from (NSFW) SuicideGirls
The Sunday Hangover with Warren Ellis
One of the few people in music who seem to me to be really leaning into the future right now is Burial, the reclusive lofi dubstep wizard whose work conjures fantastic images of a drowned London and haunted electronics. He’s doing his bit to save 2007 from being a complete fucking disaster by releasing a new album, UNTRUE, next month. In a new interview with Kode9 (who is also pretty interesting), he says this:
"I don't want the music I love to be a global samplepack music... I like Underground tunes that are true and mongrel and you see people trying to break that down, alter its nature. Underground music should have its back turned, it needs to be gone, untrackable, unreadable, just a distant light."
Why doesn’t alt culture exist? Perhaps because it’s been devoured by the mainstream monoculture. It’s a hungry bastard, after all, and it’ll choke down anything that’ll fill its stomach. That we see things in Hollywood movies and tv now that were limited to experimental film twenty years ago is only the nature of the beast. It’s not an evolution of Hollywood culture — it’s simply the beast widening its diet because it’s eaten everything else in reach. You might not like the look of that weird foreign food, but if there’s fuck all else on the table and you’re still hungry, you’ll gnaw on Korean film, Dutch film, Thai film and any other goddamn thing. And you can yank “Hollywood” out of that equation and replace it with fashion, music and half a dozen other things. The DIY-ambience in portrait photography that this very site pioneered is now meaningless because it’s everywhere.
Partly that, maybe? Partly because we’re in Reynolds’ “anachronesis” — living in a time of constant, delusional recursion, in a limbo of a dozen different pasts. Re-enactment, like living as a medieval soldier for a never-ending Renaissance Faire. Being Lenny Kravitz. Being the White Stripes. Record collection bands. People who like Amy Winehouse. Reynolds again: “Things under the sway of anachronesis are just nothing. You might as well be dead.” Half the excitement about the online steampunk revival seems to source from the fact that it’s only been done once before. That’s what it comes to, in the anachronesis condition: it’s exciting because it’s only a bit old.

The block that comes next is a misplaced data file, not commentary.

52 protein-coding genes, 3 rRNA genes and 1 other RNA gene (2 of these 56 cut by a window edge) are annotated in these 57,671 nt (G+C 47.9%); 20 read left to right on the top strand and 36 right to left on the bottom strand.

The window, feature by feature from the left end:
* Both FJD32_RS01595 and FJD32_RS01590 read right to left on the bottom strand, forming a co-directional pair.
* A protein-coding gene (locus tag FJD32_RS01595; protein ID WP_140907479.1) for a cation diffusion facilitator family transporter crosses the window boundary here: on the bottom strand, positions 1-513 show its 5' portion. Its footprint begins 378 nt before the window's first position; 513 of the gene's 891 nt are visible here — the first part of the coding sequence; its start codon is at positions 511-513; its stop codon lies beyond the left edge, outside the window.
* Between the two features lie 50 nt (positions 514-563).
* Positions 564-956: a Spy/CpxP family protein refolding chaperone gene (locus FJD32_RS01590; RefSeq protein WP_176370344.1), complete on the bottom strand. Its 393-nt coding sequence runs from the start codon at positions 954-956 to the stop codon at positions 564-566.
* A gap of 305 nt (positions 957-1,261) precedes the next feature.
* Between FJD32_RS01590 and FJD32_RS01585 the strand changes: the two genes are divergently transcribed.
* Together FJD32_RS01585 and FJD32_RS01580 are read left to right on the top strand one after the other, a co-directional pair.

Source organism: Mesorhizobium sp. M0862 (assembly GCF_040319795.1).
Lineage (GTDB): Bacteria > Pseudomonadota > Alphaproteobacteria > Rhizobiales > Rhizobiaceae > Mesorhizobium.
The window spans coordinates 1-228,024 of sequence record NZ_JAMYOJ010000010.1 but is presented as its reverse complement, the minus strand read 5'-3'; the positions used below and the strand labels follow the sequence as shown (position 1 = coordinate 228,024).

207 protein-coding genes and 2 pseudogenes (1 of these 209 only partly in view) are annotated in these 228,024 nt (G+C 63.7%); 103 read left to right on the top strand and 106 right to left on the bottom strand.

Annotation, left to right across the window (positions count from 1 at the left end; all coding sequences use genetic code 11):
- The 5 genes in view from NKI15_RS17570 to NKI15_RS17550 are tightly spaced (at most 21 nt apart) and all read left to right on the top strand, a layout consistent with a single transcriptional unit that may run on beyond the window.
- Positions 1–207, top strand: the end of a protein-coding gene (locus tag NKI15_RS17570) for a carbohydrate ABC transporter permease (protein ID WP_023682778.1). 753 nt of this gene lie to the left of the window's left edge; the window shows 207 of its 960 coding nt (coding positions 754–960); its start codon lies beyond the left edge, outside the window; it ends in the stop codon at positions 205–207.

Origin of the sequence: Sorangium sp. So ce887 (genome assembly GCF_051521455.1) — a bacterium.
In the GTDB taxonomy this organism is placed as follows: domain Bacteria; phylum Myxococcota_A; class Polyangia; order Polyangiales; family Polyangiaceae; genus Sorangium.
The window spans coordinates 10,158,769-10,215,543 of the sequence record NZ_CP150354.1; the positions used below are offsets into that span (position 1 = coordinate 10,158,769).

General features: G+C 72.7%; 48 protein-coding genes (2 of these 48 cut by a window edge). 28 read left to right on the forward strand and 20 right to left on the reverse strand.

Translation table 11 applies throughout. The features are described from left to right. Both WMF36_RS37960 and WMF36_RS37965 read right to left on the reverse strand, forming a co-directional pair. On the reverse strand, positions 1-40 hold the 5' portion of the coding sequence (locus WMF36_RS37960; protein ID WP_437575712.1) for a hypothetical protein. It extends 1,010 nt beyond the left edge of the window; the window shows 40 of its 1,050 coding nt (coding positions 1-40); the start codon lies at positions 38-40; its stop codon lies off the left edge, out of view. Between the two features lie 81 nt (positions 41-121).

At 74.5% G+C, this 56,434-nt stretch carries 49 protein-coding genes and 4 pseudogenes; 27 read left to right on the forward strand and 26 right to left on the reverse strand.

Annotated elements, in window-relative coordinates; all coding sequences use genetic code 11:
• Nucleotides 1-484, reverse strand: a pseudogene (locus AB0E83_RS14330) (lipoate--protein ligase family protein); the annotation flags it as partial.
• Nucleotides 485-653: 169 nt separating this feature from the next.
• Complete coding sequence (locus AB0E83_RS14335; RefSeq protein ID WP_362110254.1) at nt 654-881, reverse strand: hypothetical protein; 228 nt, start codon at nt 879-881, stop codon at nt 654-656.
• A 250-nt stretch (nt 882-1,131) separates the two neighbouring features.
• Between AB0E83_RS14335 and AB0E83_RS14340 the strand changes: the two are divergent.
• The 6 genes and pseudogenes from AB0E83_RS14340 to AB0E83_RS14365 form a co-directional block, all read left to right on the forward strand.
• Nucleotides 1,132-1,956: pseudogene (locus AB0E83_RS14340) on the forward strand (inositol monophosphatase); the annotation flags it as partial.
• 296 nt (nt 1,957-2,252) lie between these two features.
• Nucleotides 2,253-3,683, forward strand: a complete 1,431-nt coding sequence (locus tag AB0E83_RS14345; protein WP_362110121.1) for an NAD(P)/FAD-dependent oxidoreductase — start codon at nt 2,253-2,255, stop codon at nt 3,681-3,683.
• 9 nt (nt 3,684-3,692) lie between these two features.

And partly, I think, because people just don’t make it anymore. Every corner of the web is blitzed with the light shone by thousands of curational blogs whose job is to parse the internet for their readers. I mean, I hunt for research material all the time and store it on my website, I’m as guilty as anyone. But at some point producing actual content on the web went out of fashion — almost all of the top one thousand blogs are reportage and linkblogging sites. At some point people have to stop checking to see what happened yesterday and start thinking about tomorrow. And it’s that that “alternative culture” comes from — the drive to do what’s next and the impulse to make the sound no-one’s heard yet. That’s just not where we are right now. We’re still suffering exhaustion from the most utterly mad and brain-burning experience in human history — the Twentieth Century.
Maybe Burial has a point. Maybe you just don’t grow alt culture in the light. The alt print culture is largely gone, migrated to the web but often missing the crucial element of networking. (Back then, of course, we called that “letters pages,” and “classified ads.”) But with the rise of private social networks — Ning, and Facebook groups and gated message boards — maybe some dark rooms can be generated. The global comeback of the PDF magazine shows some promise, too. Another dozen great netlabels like Miasmah would be nice.
Start making things. Tilt into the future. Or get the eternal past you deserve.
— (Yes, I read it for the articles!)